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Look in thy soul, and thou shalt beauties find,
E TERNAL virgin, goddess true,
I ove, e'en great Jove hath leisure
Nor ber dishonour with thy passion base. A nd hears them oft with pleasure.
Enjoy the blessings you impart,
The peace, the milk, and honey, Make not her free will slave to vanity.
Humanity, and civil art,
A' richer dow'r than money. And when thou think'st of her eternity,
Think not that death against her nature is; Right glad am I that now I live, Think it a birth: and when thou go'st to die, E'en in these days whereto you give Sing like a swan, as if thou went'st to bliss.
G feat happiness and glory ;
If after you I should be born,
Being in the dark, where thou didst nothing see; A dmiring your sweet story.
To view the beams of thine own form divine,
I olly Spring doth enter;
Sweet young sun-beams do subdue
E very meadow flows with balm,
T he earth wears all her riches;
Reserve (sweet Spring) this nymph of ours,
In her shall last our state's fair spring,
Now and for ever flourishing,
As long as Heav'n is lasting.
TO THE SPRING.
TO THE MONTH OF MAY.
E ARLY before the day doth spring;
But whereunto shall we bend our lays ?
Each day of thine, sweet month of May,
Rudeness itself she doth refine,
TO ALL THE PRINCES OF EUROPL.
E UROPE, the Earth's sweet paradise:
TO THE LARK. E ARLY cheerful mounting lark, Light's gentle usher, morning's clark, I a merry notes delighting : Stiot awhile thy song, and hark, A od learn my new inditing. Bear up this hymn, to Heav'n it bear, E’en op to Heav'n, and sing it there, To Hear'n each morning bear it; Have it set to some sweet spbere, And let the angels hear it. Renown'd Astrea, that great name, Exceeding great in worth and fame, Great forth bath so renown'd it, It is Astrea's name I praise, Now then, sweet lark, do thou it raise, And in high Heaven resound it.
B rave princess of this civil age,
E MPRESS of Aow'rs, tell where away
TO THE NIGHTINGALE. Er'ay night from ev'n to morn, Love's chorister amid the thorn I s now so sweet a singer, So sweet, as for her song I scora A pollo's voice and finger. Bat nightingale, sith you delight E ver to watch the starry night, Tell all the stars of Heaven, Heaven never had a star so bright, AS DO# to Earth is given. Royal Astrea makes our day I. ternal with her beams, nor may Gruss darkness overcome her; ID# perceive why some do write, No country bath so sbort a night, Ås England bath in summer.
B eauty, Virtue, Majesty,
TO THE MONTH OF SEPTEMBER. Each month hath praise in some degree; L et May to others seem to be In sense the sweetest season ; September thou art best to me, And best doth please my reason.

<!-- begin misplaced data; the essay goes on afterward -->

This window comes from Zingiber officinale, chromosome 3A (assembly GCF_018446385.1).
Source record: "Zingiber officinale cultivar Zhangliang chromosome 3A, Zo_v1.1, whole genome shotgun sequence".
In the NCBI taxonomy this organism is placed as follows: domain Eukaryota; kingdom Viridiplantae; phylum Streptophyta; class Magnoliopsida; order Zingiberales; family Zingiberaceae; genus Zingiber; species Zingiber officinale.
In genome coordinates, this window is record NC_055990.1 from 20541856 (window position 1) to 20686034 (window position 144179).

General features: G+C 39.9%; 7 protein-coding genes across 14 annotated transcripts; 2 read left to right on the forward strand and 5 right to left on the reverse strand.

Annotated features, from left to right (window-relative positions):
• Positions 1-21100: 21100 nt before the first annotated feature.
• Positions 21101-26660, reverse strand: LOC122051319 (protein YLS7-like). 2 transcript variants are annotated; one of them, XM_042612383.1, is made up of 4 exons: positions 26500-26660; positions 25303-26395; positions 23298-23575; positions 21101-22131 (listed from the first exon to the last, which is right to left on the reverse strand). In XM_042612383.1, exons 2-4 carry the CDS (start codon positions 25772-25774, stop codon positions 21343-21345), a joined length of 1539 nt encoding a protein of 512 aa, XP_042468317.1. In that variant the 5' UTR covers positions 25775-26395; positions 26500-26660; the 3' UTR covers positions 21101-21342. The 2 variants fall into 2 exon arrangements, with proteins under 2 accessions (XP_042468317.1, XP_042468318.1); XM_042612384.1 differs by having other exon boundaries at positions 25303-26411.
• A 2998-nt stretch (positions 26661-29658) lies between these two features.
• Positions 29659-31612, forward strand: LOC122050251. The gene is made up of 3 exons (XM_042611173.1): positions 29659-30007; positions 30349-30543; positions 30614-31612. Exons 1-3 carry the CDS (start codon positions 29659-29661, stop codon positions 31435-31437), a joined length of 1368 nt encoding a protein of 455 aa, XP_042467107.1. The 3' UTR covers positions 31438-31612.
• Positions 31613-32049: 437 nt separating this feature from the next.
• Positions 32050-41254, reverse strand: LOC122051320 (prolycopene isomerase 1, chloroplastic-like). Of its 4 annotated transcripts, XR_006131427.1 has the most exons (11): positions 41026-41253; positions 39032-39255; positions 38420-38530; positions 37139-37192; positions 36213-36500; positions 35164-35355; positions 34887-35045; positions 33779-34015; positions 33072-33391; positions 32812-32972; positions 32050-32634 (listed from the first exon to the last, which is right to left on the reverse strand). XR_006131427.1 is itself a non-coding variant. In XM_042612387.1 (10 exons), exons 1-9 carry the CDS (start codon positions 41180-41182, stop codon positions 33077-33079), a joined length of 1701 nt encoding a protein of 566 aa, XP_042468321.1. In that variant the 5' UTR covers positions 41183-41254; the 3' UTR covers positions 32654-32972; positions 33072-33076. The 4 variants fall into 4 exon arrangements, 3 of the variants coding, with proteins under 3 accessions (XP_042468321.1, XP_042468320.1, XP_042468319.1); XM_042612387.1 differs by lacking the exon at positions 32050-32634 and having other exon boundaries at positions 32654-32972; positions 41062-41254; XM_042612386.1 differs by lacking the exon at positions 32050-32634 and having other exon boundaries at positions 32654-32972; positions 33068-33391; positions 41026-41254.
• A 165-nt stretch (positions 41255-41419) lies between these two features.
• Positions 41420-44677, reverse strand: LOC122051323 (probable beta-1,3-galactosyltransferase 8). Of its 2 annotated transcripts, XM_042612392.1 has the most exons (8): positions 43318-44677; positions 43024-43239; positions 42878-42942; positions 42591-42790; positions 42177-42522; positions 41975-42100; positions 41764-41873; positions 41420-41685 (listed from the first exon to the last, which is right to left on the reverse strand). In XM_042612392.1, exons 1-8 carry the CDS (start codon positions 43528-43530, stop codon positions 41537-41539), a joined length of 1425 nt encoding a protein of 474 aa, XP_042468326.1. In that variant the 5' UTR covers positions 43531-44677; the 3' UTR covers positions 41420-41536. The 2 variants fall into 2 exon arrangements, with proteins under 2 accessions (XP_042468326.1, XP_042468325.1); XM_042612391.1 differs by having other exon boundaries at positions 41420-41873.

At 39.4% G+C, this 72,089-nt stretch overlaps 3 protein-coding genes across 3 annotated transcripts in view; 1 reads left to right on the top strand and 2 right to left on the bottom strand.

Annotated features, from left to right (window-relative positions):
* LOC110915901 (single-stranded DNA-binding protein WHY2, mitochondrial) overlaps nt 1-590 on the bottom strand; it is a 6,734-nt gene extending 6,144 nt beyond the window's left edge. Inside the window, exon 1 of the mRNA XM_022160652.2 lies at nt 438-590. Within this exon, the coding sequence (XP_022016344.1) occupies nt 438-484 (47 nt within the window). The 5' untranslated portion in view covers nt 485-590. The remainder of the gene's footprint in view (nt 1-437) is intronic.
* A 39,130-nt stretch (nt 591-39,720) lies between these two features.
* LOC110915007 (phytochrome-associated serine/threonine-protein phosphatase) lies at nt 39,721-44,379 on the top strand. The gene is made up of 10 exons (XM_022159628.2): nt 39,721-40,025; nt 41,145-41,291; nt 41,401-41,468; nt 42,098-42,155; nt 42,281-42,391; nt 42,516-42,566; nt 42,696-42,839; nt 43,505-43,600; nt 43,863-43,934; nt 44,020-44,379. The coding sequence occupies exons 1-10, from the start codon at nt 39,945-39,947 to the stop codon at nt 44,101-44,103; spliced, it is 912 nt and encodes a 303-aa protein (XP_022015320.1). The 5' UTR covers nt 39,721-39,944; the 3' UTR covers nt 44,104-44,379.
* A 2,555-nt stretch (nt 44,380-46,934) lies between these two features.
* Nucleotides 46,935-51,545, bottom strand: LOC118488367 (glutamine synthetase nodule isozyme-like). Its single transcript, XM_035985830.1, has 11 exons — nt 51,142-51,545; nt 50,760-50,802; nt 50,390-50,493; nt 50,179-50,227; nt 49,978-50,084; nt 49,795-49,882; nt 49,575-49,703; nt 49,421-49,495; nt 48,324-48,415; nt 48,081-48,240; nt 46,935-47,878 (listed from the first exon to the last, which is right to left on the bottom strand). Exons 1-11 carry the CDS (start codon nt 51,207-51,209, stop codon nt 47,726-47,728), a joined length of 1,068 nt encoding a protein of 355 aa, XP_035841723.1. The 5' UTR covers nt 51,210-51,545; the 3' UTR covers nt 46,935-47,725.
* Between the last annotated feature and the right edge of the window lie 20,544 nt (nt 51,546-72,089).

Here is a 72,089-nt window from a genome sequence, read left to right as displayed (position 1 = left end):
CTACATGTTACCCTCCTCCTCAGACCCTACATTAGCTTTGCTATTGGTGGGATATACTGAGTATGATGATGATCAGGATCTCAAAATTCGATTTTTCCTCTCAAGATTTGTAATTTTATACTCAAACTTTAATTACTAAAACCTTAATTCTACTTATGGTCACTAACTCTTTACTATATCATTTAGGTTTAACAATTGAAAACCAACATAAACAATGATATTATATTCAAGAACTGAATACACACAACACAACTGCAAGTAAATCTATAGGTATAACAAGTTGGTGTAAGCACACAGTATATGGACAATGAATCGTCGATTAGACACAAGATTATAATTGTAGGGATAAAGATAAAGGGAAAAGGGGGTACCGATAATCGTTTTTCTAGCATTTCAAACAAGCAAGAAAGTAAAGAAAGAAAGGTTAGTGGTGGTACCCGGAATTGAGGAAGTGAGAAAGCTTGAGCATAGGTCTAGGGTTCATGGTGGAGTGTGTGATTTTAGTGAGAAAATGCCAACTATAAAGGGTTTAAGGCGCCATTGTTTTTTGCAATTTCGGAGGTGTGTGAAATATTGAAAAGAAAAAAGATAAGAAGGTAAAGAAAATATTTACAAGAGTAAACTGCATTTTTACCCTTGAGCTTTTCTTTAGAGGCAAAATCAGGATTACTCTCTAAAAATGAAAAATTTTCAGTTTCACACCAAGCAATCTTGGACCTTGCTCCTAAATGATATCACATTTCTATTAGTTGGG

TO THE ROSE. E ne of the garden, queen of flow'rs Late's cup wherein lie nectar's pow'rs, 1 ugender'd first of nectar: S reet norse-child of the spring's young hours, And beauty's fair character. Bles'd jewel that the Earth doth wear, L'en when the brave young Sun draws near, Te ber hot love pretending; Hinself likewise like form doth bear, Airising and descending. Rsse of the queen of love belov'd; England's great kings divinely, movid, Gare roses in their banner; It show'd that beauty's rose indeed, Now in this age should them succeed, A od reign in more sweet manner
B ut neither for thy corn nor wine
Eye of that mind most quick and clear,
E XTREME was his audacity,
B right image of an angel's wit,
Rebound upon thyself thy light,
OF HER MEMORY. E ICELLENT jewels would you see, Lovely ladies come with me, I sill (for love I owe you) Show you as rich a treasury, As east or west can show you. Bebold, if you can judge of it, E r'n tbat great store-house of her wit, T hat beautiful large table; H er memory, wherein is writ All koowledge admirable. Read this fair book, and you shall learn Exquisite skill; if you discern, G ain Heav'n by this discerning; In such a memory divine, Nature did form the Muses nine, And Pallas, queen of learning.
OF THE PASSIONS OF HER HEART. E xamine not th' inscrutable heart, Light Muse of her, though she in part Impart it to the subject; Search not, although from Heav'n thon art, A nd this an heav'nly object. B ut since she hath a heart, we know, E re some passions thence do flow, Though ever ruled with honour ; H er judgment reigns, they wait below, A nd fix their eyes upon her. Rectify'd so, they in their kind E ncrease each virtue of her mind, Govern'd with mild tranquillity; In all the regions under Heav'n, N o state doth bear itself so even, A nd with so sweet facility.
OP HER FANCY.
HYMN XXI. OF THE INNUMERABLE VIRTUES OF HER MIND. E re thou proceed in these sweet pains Learn, Muse, how many drops it rains In cold and moist December; S um up May flow'rs, and August's grains, A nd grapes of mild September.
E XQUISITE curiosity,
B ear the sea's sand in memory,
Recount these numbers numberless,
OF THE ORGANS OF HER MIND. Eclips's she is, and her bright rays Lie under veils, yet many ways Is her fair form revealed ; She diversely herself conveys, And cannot be concealed. By instruments her pow'rs appear Exceedingly well tun'd and clear : This lute is still in measure, Holds still in tune, e'en like a sphere, A nd yields the world sweet pleasure. Resolse me, Muse, how this thing is, E se a body like to this Gave Hear'n to earthly creature ? I am but fond this doubt to make, No doubt the angels bodies take, A bove our common nature.
OF HER WISDOM. E aGlz-ey'd Wisdom, life's load-star, Looking near on things afar; I ove's best belov'd daughter, Shows to her spirit all that are, A s Jove himself bath taught her. By this straight rule she rectifies Each thought that in her heart doth rise: This is her clear true mirror, Her looking-glass, wherein she spies A ll forms of truth and errour. Right princely virtue fit to reign, Enthroniz'd in her spirit remain, Guiding our fortunes ever; If we this star once cease to see, No doubt our state will shipwreck'd be, A ud torn and sunk for ever.